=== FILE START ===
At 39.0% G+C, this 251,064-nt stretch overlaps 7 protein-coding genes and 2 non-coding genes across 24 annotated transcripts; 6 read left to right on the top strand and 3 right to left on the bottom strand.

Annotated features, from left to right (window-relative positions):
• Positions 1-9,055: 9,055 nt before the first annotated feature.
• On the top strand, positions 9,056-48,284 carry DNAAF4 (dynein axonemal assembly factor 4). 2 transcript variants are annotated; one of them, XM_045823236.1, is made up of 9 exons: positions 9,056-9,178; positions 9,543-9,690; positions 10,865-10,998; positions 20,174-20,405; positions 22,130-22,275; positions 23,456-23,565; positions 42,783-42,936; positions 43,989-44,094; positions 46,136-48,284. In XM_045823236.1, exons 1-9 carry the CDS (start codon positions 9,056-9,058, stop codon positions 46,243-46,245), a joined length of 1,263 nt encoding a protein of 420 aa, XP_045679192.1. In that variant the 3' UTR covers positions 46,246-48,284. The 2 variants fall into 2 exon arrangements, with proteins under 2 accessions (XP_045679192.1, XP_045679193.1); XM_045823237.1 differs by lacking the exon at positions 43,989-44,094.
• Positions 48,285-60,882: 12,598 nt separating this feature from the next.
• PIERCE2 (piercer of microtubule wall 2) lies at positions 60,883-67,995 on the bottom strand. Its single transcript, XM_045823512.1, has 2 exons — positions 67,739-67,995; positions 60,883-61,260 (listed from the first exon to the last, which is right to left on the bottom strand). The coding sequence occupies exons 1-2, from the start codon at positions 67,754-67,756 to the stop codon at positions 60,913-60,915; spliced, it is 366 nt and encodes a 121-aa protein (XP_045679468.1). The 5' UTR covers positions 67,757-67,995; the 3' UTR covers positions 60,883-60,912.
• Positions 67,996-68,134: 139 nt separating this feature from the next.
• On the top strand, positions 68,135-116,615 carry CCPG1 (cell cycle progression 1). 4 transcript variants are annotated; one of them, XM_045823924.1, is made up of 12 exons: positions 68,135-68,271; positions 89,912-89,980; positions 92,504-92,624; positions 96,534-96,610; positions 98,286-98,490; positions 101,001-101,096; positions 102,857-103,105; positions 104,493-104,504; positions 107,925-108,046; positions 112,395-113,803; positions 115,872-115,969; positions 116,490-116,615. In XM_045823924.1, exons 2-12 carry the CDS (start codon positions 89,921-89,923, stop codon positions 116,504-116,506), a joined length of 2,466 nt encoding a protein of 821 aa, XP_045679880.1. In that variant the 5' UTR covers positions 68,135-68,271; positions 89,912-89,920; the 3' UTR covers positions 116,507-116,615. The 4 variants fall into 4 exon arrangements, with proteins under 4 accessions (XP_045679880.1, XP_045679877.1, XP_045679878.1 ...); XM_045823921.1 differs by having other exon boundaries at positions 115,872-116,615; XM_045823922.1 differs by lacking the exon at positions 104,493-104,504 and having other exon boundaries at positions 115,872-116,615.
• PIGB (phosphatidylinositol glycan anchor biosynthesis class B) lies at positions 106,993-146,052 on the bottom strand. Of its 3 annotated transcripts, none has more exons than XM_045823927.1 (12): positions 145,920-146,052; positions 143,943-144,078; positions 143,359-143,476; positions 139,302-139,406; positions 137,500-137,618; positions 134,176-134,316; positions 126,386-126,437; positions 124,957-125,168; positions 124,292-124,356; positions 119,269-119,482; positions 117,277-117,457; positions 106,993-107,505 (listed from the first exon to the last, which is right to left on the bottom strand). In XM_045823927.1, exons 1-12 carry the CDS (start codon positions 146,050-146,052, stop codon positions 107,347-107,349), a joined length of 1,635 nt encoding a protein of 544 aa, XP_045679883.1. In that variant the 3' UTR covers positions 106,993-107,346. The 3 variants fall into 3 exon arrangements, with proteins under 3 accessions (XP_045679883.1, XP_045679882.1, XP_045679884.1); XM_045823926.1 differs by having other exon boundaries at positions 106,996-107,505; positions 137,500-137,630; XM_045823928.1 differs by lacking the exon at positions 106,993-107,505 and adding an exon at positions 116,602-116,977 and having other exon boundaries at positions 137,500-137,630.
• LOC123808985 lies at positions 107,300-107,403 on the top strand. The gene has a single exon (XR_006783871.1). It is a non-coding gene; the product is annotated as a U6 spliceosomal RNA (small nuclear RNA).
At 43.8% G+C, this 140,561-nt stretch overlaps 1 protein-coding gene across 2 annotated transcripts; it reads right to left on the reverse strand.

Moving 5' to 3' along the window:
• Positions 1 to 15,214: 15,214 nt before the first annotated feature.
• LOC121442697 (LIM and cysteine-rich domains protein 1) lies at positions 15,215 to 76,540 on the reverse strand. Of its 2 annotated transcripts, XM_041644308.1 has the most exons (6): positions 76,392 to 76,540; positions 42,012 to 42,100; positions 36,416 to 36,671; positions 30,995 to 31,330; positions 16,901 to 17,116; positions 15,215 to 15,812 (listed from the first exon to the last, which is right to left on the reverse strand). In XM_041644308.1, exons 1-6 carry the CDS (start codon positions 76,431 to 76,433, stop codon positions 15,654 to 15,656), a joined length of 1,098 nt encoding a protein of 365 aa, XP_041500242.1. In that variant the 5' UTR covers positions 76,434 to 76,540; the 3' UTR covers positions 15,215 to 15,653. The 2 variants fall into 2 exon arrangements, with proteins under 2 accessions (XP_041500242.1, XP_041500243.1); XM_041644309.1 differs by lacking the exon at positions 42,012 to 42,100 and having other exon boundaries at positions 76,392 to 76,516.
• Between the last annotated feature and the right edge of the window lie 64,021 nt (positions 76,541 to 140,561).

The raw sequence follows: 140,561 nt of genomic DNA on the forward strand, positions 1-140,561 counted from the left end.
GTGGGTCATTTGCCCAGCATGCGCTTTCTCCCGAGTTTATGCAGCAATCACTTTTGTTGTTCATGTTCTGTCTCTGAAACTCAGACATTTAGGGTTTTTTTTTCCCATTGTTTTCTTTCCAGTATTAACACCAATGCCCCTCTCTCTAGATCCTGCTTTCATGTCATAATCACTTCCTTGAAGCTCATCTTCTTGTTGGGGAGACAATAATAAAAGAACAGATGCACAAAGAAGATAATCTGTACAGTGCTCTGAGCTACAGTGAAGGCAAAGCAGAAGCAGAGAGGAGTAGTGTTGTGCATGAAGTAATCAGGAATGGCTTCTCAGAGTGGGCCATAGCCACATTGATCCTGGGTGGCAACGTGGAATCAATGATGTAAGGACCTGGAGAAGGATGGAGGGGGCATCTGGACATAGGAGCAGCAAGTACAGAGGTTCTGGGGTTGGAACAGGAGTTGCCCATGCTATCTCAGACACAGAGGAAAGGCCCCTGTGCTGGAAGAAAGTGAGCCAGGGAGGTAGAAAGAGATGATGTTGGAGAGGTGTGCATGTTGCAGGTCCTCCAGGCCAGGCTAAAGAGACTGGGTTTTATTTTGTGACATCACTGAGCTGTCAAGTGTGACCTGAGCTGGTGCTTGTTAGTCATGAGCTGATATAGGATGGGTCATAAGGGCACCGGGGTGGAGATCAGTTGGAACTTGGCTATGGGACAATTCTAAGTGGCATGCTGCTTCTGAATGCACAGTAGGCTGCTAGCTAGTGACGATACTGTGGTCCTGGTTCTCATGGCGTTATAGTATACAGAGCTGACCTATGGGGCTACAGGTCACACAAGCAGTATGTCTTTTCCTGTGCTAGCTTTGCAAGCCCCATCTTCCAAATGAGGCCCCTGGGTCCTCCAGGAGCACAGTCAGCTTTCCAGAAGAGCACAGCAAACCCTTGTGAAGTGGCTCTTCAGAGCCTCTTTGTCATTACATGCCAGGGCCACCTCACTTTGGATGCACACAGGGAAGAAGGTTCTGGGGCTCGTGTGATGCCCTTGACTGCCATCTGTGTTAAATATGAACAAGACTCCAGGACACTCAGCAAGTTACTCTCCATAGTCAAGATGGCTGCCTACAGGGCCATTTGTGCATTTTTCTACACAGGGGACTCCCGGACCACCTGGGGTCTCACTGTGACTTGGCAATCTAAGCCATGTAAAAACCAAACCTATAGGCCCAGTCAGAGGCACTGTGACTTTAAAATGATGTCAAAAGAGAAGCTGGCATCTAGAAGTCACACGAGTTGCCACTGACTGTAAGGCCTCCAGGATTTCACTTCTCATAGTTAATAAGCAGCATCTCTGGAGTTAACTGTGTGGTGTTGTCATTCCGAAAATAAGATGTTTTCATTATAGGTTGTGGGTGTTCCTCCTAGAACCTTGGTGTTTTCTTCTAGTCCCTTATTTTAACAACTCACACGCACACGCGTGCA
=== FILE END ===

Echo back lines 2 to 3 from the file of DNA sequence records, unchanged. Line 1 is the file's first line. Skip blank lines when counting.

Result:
Annotated features, from left to right (window-relative positions):
• Positions 1-9,055: 9,055 nt before the first annotated feature.